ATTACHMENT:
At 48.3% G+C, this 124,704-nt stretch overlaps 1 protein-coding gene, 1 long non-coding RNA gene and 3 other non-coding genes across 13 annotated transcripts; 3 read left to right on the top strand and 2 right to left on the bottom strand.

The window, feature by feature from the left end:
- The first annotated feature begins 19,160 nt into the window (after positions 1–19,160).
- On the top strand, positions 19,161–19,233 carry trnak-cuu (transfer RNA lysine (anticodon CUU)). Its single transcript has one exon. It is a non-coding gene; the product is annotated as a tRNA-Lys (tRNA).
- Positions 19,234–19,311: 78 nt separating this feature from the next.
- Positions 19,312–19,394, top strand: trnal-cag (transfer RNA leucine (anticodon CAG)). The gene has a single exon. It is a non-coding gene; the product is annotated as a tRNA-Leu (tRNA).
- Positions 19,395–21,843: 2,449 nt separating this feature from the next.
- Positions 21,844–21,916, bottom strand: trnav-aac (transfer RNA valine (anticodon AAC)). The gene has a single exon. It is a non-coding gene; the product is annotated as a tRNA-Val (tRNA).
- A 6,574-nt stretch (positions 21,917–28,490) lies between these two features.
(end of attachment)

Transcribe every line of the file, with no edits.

At 48.3% G+C, this 124,704-nt stretch overlaps 1 protein-coding gene, 1 long non-coding RNA gene and 3 other non-coding genes across 13 annotated transcripts; 3 read left to right on the top strand and 2 right to left on the bottom strand.

The window, feature by feature from the left end:
- The first annotated feature begins 19,160 nt into the window (after positions 1–19,160).
- On the top strand, positions 19,161–19,233 carry trnak-cuu (transfer RNA lysine (anticodon CUU)). Its single transcript has one exon. It is a non-coding gene; the product is annotated as a tRNA-Lys (tRNA).
- Positions 19,234–19,311: 78 nt separating this feature from the next.
- Positions 19,312–19,394, top strand: trnal-cag (transfer RNA leucine (anticodon CAG)). The gene has a single exon. It is a non-coding gene; the product is annotated as a tRNA-Leu (tRNA).
- Positions 19,395–21,843: 2,449 nt separating this feature from the next.
- Positions 21,844–21,916, bottom strand: trnav-aac (transfer RNA valine (anticodon AAC)). The gene has a single exon. It is a non-coding gene; the product is annotated as a tRNA-Val (tRNA).
- A 6,574-nt stretch (positions 21,917–28,490) lies between these two features.